How to Continue Your Job Search When You Feel Like Giving Up

I don’t envy those who are currently job hunting, unlike myself. A year ago, I was seeing a therapist twice a week to manage the crippling depression of (a) having no idea what I wanted to do with my life and (b) (and even worse) having nobody take me seriously when I tried to explain that I wanted to switch to something “more creative”. When you send in 80+ job applications, get 8 or so responses (all negative), and three interviews, you do start to wonder if you’re even worth being taken seriously, unfortunately.

A few months later, I had it figured out that I wanted to be a writer, author, artist, and all-around creative powerhouse (can we say: occasional singer? ;)). Yay! But when I approached a recruiter to try and help me find a stepping stone job as an HR person, they told me that selling me, an accounting person, to an HR department as a to-be HR person would be “more trouble than it was worth”. Hell, I was staying within the “corporate” arena and I was being told that I didn’t have a chance there. Needless to say, I felt ~*totally awesome and motivated*~. What a thing to hear, after all.

Indeed, I was winning some and losing quite a few more. That was until I landed my current gig as a catalog editor and silently told my LinkedIn naysayers to kindly eat their words.

Still, until I got that one chance, I thought I was never, ever, ever going to find a job that fit me ever again. I’m not exaggerating. I clearly remember calling my mom one day and declaring that I was “NEVER going to be a self-actualized and gainfully employed human being!!!!!!!” (God, I wish I were joking). But something tiny dwelled within me and kept pushing me, even during my lowest points. I still haven’t figured out what it was yet, but here were some things I told myself to prevent me from abandoning the civilized world altogether and retiring to a sub-freeway colony:

“If someone doesn’t want you, you wouldn’t want to work there anyways.”

I’m starting with a cliche, yes, but only because this is so freaking true it’s crazy. I faked the crap out of my personality to get one of my prior jobs and even though I got the job, it was truly the most abysmal environment possible for me. Conversely, I earned my current job by being myself and owning the fact that I’m a human being with needs and not some stolid robot who lives solely for a career. I’m not saying you should bare every possible facet of your personality in an interview (ahem…competitive farters), but do be upfront and honest about what kind of environment you’re looking for. If you get rejected, it’s likely because they weren’t a good fit for you.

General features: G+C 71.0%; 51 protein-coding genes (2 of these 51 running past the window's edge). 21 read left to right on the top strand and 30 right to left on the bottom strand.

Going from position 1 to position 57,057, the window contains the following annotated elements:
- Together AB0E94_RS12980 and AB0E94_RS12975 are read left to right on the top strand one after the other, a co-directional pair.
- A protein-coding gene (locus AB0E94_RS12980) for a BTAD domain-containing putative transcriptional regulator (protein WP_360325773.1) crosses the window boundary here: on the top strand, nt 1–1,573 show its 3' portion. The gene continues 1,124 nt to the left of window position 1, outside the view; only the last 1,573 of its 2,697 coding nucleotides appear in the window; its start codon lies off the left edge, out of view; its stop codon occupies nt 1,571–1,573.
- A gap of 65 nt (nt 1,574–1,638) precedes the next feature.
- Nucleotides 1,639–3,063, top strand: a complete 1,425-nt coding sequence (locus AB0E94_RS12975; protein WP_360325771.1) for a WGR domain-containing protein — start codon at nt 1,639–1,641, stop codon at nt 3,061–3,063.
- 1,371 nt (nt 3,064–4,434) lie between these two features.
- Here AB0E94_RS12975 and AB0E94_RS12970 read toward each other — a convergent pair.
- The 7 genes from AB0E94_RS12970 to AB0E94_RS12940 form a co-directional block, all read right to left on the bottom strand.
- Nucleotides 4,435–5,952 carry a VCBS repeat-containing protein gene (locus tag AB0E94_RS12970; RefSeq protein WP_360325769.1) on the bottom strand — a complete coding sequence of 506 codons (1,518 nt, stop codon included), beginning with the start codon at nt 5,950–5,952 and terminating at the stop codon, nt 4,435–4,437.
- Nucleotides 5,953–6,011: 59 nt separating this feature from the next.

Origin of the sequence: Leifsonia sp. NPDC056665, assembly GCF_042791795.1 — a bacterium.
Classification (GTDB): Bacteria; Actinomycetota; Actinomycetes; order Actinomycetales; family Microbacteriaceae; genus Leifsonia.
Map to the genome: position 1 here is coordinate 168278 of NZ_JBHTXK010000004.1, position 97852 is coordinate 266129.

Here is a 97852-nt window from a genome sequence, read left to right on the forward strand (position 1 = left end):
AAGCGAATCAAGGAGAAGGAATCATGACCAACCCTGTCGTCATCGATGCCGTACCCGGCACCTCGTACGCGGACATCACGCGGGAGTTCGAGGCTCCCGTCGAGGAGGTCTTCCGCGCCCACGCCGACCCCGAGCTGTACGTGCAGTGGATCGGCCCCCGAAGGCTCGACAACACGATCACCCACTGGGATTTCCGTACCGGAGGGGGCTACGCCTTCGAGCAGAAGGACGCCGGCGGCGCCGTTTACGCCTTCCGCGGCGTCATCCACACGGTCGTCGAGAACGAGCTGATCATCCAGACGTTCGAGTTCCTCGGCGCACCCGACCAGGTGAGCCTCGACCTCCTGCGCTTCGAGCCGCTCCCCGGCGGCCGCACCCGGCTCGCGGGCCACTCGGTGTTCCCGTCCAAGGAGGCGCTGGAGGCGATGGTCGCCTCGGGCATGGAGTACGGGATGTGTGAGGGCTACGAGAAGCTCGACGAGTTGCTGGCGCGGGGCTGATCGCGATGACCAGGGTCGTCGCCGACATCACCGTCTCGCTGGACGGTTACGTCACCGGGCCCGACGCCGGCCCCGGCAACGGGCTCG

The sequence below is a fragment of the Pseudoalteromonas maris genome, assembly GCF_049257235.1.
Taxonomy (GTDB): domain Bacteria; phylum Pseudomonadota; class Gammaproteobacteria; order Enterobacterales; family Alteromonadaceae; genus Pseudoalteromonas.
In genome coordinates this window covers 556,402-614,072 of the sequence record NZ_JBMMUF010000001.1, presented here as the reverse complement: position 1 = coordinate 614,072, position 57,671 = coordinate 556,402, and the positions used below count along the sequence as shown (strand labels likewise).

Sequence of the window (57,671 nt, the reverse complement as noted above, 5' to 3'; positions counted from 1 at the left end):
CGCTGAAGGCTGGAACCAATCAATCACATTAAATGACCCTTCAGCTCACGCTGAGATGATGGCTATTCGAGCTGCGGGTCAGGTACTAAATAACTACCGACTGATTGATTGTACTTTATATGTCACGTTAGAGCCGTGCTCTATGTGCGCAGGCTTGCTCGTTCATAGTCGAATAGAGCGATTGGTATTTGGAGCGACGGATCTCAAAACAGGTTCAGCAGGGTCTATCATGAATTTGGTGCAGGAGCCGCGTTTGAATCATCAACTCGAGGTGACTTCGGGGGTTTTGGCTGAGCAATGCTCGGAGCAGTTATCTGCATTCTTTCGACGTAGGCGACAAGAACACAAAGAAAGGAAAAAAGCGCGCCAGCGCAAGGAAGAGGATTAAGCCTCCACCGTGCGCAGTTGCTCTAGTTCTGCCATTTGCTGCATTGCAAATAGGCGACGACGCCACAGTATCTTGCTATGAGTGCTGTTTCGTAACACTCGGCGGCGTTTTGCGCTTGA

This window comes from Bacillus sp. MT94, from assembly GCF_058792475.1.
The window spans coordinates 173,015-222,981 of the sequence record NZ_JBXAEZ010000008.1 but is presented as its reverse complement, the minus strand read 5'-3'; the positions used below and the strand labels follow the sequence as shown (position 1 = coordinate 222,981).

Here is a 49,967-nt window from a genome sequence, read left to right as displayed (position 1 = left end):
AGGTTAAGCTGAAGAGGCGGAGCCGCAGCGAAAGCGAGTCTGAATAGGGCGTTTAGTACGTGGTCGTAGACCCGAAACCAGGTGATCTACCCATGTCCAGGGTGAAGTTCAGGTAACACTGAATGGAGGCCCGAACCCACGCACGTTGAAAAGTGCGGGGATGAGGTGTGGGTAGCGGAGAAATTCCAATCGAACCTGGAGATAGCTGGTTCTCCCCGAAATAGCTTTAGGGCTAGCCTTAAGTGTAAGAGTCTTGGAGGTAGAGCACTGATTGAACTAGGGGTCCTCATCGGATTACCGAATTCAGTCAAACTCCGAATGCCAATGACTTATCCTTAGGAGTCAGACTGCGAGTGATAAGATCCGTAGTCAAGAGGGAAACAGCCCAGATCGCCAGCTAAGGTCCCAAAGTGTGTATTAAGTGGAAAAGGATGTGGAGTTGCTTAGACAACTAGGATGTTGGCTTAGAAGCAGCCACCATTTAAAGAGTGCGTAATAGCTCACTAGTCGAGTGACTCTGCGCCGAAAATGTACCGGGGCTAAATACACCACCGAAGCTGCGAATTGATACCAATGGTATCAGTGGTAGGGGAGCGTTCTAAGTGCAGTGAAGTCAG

“You need to try a little harder.”

Harsh, but true. I was sending in a whole lot of non-tailored resumes and stock language cover letters to nameless recipients, which almost always yielded no response in return. On the other hand, I got a lot more response (negative and positive, but let’s focus on the positive!) when I actively sought out the name of the hiring manager and sent a customized resume and cover letter to them. Now, about cover letters: I, like most of you, hate them with the burning passion of a ghost pepper in love. But they don’t have to be terrible. Human Workplace founder Liz Ryan recommends the “Pain Letter” as an alternative and I think it’s brilliant. You can read about those here.

On an even more detailed level, I realized that I was also prone to submitting e-mails, resumes, and cover letters with stupid little formatting errors, misspellings, and even omissions that would have painted me in a more positive, creative light. If I had just spent a few extra minutes on these items, this wouldn’t have happened. It pays to try just a little bit harder.